The simplest ideas often turn out to be the best ones. Take for example, the Scottish primary school which recently made headlines by ensuring every pupil walked or ran at least one mile every day. The ‘daily mile’ hosted by St Ninian’s Primary near Stirling has helped improve the health of pupils and has also been credited with improving their overall educational and social development.
The scheme was launched three years ago after a school volunteer voiced concerns that the children were unfit and lacked stamina. Putting the observation to the test, a group of pupils were asked to run around the field. They were either unable or they become exhausted very quickly.
It prompted staff to launch the daily mile on a specially built circuit around the school’s playground. The 15 minute activity takes place away from break-time and PE. It is not timetabled and each teacher takes their class out at their own choosing.
Teachers reckon that the scheme has had multiple positive impacts on the pupils. Head Elaine Wyllie told BBC Scotland: "Not one of our 57 primary one children are overweight as measured by the nurse.The children are fit and healthy, they come in energised ready to learn and focused, apple cheeked and bright eyed."
A number of schools have copied the initiative and Stirling University are now studying the health and wellbeing of the children.
Its success is welcome, but also unsurprising. In fact, the greater mystery is why this type of regular activity that is free and healthy is not part of the school curriculum - particularly as children so enjoy running. Granted, that’s a broad statement to make - but it’s what I see.
It was vivid on a recent trip with my family to a local village fete in Devon. It was a typical Bank Holiday event with a happy crowd enjoying a hog roast, a coconut shy, tug of war, a bouncy castle and morris dancers in a tree-lined field. There were junior races in which almost every young child took part. Sure there were some tears – such was the enormity of the occasion for a few little ones. But it was a picture of beaming, smiley excitement. Wave after wave of children lined up to experience the simple joy of running, no matter whether they finished first or 21st.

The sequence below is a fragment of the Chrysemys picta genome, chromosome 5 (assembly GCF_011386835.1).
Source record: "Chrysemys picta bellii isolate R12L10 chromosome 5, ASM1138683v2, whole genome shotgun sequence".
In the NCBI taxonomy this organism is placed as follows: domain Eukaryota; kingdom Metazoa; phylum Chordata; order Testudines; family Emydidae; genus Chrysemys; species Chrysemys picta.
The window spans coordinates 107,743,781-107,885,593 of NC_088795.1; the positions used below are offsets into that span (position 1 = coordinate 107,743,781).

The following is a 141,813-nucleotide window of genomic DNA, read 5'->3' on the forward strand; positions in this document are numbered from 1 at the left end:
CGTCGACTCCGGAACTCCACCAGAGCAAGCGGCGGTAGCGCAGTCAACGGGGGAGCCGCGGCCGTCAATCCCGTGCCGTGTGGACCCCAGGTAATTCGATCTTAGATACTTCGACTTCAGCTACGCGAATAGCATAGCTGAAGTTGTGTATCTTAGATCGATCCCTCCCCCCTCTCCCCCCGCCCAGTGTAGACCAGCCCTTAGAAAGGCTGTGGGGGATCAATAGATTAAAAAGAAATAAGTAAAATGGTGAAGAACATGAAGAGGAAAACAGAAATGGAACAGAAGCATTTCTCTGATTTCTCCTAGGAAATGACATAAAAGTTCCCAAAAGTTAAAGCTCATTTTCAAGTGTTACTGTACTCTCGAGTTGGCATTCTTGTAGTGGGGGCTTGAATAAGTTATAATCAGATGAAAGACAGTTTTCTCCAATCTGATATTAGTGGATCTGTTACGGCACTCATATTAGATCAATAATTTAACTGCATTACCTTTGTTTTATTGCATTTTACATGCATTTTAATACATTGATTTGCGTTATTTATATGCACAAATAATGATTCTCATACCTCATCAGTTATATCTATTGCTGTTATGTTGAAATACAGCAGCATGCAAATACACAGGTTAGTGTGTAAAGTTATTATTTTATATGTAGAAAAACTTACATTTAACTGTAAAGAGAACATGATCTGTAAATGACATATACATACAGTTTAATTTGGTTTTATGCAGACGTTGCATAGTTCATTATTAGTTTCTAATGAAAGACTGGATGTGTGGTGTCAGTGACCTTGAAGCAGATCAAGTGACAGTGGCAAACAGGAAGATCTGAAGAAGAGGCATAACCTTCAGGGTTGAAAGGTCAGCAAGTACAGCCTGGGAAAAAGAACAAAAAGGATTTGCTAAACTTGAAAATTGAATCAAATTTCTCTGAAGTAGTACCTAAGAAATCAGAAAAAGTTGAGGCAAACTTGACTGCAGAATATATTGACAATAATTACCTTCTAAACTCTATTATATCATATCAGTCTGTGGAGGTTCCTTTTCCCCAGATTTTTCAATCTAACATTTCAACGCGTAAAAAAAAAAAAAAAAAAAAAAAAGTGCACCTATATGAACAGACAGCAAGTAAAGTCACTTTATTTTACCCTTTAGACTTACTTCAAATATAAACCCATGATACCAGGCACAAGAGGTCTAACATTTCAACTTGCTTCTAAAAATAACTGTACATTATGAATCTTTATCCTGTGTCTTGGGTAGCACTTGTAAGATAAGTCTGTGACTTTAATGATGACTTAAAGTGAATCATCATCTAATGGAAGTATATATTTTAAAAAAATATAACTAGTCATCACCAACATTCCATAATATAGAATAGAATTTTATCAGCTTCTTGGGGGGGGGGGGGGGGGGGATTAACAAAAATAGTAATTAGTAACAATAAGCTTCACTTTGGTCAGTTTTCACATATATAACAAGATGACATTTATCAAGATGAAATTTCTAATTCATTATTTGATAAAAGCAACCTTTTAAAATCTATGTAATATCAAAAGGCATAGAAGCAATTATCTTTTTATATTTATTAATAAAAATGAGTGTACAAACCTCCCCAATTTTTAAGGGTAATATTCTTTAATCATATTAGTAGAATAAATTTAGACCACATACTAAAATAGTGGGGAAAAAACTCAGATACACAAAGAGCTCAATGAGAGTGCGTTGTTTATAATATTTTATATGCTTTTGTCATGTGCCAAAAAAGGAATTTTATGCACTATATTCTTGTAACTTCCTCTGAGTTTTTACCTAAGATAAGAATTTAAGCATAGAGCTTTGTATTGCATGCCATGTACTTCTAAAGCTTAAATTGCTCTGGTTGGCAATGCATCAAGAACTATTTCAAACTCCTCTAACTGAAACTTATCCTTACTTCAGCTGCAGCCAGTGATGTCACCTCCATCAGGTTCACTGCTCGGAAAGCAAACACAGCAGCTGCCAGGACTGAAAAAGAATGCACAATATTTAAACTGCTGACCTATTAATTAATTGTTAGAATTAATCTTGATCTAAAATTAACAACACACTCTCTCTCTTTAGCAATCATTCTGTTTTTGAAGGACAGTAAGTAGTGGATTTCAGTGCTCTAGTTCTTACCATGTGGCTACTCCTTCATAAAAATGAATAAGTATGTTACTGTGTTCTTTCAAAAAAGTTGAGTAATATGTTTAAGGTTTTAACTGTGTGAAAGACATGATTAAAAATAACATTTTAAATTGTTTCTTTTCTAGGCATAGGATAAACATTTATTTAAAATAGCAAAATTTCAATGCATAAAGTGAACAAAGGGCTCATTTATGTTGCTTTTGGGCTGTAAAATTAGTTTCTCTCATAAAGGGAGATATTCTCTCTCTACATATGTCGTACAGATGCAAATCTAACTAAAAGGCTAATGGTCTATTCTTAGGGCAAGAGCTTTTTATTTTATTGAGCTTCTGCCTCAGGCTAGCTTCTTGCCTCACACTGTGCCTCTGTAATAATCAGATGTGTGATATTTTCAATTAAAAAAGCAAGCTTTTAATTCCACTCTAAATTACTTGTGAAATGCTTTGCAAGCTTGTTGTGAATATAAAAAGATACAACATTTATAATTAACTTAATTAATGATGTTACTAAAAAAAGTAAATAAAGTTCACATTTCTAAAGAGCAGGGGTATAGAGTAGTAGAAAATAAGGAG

Later on, I took part in the adult one mile event, which was great fun. But the best part was the reaction of my two young children, my nieces and nephew afterwards. They were so enthused after seeing their dad and uncle run. They had me running with them up and down the park for 20 minutes afterwards, laughing and screaming all the way. Like my fellow runners in their 40s and beyond, I rediscovered the simple joy of running in later years.
The same joy that young children find in running you find at every adult 10k or half marathon, where the smiles are often just as broad at the back of the field as they are at the front.
So why then - for so many - does the joy of running disappear between times; never to return for the majority? Is it because what comes natural stops being nurtured?
Of course it doesn’t help when the Government’s Education Secretary attempts to classify running as a punishment. With respect to the right honourable gentleman, running can be very enjoyable for everybody. The rewards from running are not just the preserve of race winners. We see this in young children and adults. There is not just health, but happiness in running. So why then is running not a bigger part of school life for primary and secondary students? Should it not be a regular part of the curriculum? The campaign starts here.